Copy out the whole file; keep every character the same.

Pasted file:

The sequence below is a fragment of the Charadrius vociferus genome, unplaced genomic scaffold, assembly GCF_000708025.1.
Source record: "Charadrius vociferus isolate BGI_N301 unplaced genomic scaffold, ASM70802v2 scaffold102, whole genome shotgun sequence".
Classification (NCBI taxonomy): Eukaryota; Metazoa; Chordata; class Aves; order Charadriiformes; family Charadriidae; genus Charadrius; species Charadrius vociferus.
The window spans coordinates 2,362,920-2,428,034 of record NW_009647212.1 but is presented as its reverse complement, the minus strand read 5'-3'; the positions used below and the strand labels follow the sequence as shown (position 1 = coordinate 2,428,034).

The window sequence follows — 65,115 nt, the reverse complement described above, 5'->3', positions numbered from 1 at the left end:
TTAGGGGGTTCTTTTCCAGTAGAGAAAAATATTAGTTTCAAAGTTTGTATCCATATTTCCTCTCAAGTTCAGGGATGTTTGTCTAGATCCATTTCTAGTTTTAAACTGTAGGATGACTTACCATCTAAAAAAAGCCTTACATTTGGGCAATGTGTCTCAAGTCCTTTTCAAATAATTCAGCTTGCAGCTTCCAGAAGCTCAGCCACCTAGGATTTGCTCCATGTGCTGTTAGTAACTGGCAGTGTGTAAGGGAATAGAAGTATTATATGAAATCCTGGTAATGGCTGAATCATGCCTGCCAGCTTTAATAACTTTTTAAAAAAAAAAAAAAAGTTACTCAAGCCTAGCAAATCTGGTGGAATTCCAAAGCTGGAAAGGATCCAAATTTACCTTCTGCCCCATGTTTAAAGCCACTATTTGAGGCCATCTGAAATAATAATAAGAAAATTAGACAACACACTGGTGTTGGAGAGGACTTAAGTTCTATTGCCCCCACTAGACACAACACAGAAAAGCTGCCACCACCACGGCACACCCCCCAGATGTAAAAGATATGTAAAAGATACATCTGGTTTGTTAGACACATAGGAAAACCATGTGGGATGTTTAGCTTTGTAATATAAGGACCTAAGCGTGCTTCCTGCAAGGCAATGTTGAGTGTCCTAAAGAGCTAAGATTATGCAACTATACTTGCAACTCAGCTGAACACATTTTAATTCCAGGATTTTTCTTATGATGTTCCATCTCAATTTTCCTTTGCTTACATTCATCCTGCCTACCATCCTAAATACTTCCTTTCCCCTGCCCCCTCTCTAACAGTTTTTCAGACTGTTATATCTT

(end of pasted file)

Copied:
The sequence below is a fragment of the Charadrius vociferus genome, unplaced genomic scaffold, assembly GCF_000708025.1.
Source record: "Charadrius vociferus isolate BGI_N301 unplaced genomic scaffold, ASM70802v2 scaffold102, whole genome shotgun sequence".
Classification (NCBI taxonomy): Eukaryota; Metazoa; Chordata; class Aves; order Charadriiformes; family Charadriidae; genus Charadrius; species Charadrius vociferus.
The window spans coordinates 2,362,920-2,428,034 of record NW_009647212.1 but is presented as its reverse complement, the minus strand read 5'-3'; the positions used below and the strand labels follow the sequence as shown (position 1 = coordinate 2,428,034).

The window sequence follows — 65,115 nt, the reverse complement described above, 5'->3', positions numbered from 1 at the left end:
TTAGGGGGTTCTTTTCCAGTAGAGAAAAATATTAGTTTCAAAGTTTGTATCCATATTTCCTCTCAAGTTCAGGGATGTTTGTCTAGATCCATTTCTAGTTTTAAACTGTAGGATGACTTACCATCTAAAAAAAGCCTTACATTTGGGCAATGTGTCTCAAGTCCTTTTCAAATAATTCAGCTTGCAGCTTCCAGAAGCTCAGCCACCTAGGATTTGCTCCATGTGCTGTTAGTAACTGGCAGTGTGTAAGGGAATAGAAGTATTATATGAAATCCTGGTAATGGCTGAATCATGCCTGCCAGCTTTAATAACTTTTTAAAAAAAAAAAAAAAGTTACTCAAGCCTAGCAAATCTGGTGGAATTCCAAAGCTGGAAAGGATCCAAATTTACCTTCTGCCCCATGTTTAAAGCCACTATTTGAGGCCATCTGAAATAATAATAAGAAAATTAGACAACACACTGGTGTTGGAGAGGACTTAAGTTCTATTGCCCCCACTAGACACAACACAGAAAAGCTGCCACCACCACGGCACACCCCCCAGATGTAAAAGATATGTAAAAGATACATCTGGTTTGTTAGACACATAGGAAAACCATGTGGGATGTTTAGCTTTGTAATATAAGGACCTAAGCGTGCTTCCTGCAAGGCAATGTTGAGTGTCCTAAAGAGCTAAGATTATGCAACTATACTTGCAACTCAGCTGAACACATTTTAATTCCAGGATTTTTCTTATGATGTTCCATCTCAATTTTCCTTTGCTTACATTCATCCTGCCTACCATCCTAAATACTTCCTTTCCCCTGCCCCCTCTCTAACAGTTTTTCAGACTGTTATATCTT